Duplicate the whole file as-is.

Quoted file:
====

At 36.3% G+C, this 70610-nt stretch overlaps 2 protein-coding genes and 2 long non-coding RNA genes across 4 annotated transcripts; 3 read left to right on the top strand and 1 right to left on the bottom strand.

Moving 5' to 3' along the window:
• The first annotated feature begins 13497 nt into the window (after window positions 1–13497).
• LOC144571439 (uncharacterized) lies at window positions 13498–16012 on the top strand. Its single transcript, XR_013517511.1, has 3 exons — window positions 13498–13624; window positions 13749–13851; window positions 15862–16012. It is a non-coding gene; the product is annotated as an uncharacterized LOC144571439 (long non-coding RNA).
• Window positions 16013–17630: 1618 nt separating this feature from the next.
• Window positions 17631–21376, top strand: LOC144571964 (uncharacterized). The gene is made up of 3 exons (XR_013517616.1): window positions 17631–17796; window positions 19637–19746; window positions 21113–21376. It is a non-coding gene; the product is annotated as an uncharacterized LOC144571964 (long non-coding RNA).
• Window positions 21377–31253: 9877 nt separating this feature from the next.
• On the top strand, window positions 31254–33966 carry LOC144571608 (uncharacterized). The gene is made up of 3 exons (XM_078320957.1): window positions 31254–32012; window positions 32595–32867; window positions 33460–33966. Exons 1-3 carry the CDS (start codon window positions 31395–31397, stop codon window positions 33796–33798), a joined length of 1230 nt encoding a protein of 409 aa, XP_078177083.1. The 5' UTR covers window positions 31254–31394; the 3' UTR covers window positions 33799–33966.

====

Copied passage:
At 36.3% G+C, this 70610-nt stretch overlaps 2 protein-coding genes and 2 long non-coding RNA genes across 4 annotated transcripts; 3 read left to right on the top strand and 1 right to left on the bottom strand.

Moving 5' to 3' along the window:
• The first annotated feature begins 13497 nt into the window (after window positions 1–13497).
• LOC144571439 (uncharacterized) lies at window positions 13498–16012 on the top strand. Its single transcript, XR_013517511.1, has 3 exons — window positions 13498–13624; window positions 13749–13851; window positions 15862–16012. It is a non-coding gene; the product is annotated as an uncharacterized LOC144571439 (long non-coding RNA).
• Window positions 16013–17630: 1618 nt separating this feature from the next.
• Window positions 17631–21376, top strand: LOC144571964 (uncharacterized). The gene is made up of 3 exons (XR_013517616.1): window positions 17631–17796; window positions 19637–19746; window positions 21113–21376. It is a non-coding gene; the product is annotated as an uncharacterized LOC144571964 (long non-coding RNA).
• Window positions 21377–31253: 9877 nt separating this feature from the next.
• On the top strand, window positions 31254–33966 carry LOC144571608 (uncharacterized). The gene is made up of 3 exons (XM_078320957.1): window positions 31254–32012; window positions 32595–32867; window positions 33460–33966. Exons 1-3 carry the CDS (start codon window positions 31395–31397, stop codon window positions 33796–33798), a joined length of 1230 nt encoding a protein of 409 aa, XP_078177083.1. The 5' UTR covers window positions 31254–31394; the 3' UTR covers window positions 33799–33966.